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Finding My Passion and Sticking to It

By: Sarah Copeland

 

One thing my mother always taught me while I was growing up was to think before you speak and, if you are going to speak, make sure it comes out right. Now, as a college student trying to graduate with a major in public relations, I realize how important that lesson really was.

Honestly, I would never have pictured myself where I am now. Math was always my strong suit. Unlike English classes, where there was an essay for every exam asking to analyze a certain poem or ancient novel by a famous author, math never had to be interpreted. It was what it was and I liked that. Find the value of X. Easy. I flew through calculus two in high school with a solid A and thought I was better at math than any other subject. There was only one problem: there was absolutely no career of interest for me that had to do with math. No way was I going to be an accountant or a mathematician. I liked math but not that much. So, I ignored deciding on a major, figuring I would find out when I got to college.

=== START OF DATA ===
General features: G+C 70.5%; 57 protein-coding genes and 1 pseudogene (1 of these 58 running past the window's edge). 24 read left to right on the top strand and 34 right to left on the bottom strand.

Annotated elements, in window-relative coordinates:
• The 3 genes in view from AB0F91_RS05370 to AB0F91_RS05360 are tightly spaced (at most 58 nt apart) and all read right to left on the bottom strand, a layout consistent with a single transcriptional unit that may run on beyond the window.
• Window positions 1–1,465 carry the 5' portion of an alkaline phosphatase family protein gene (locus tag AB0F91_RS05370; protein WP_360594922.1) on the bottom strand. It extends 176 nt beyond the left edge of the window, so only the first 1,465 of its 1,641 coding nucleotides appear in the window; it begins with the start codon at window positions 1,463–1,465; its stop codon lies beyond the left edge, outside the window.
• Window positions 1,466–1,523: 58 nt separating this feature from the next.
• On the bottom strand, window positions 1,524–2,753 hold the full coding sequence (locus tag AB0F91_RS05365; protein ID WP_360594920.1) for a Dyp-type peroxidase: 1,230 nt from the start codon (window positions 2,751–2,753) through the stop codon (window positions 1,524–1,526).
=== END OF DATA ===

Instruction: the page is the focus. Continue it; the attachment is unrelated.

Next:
It wasn’t until the Dean of Honors College talked to me at an introductory meeting that things really changed. She was impressed with my SAT scores in the math section and promptly told me how I would make a good engineer. I burst into tears. This was not the career path I wanted at all. Actually, it would take another year for me to find out what I wanted.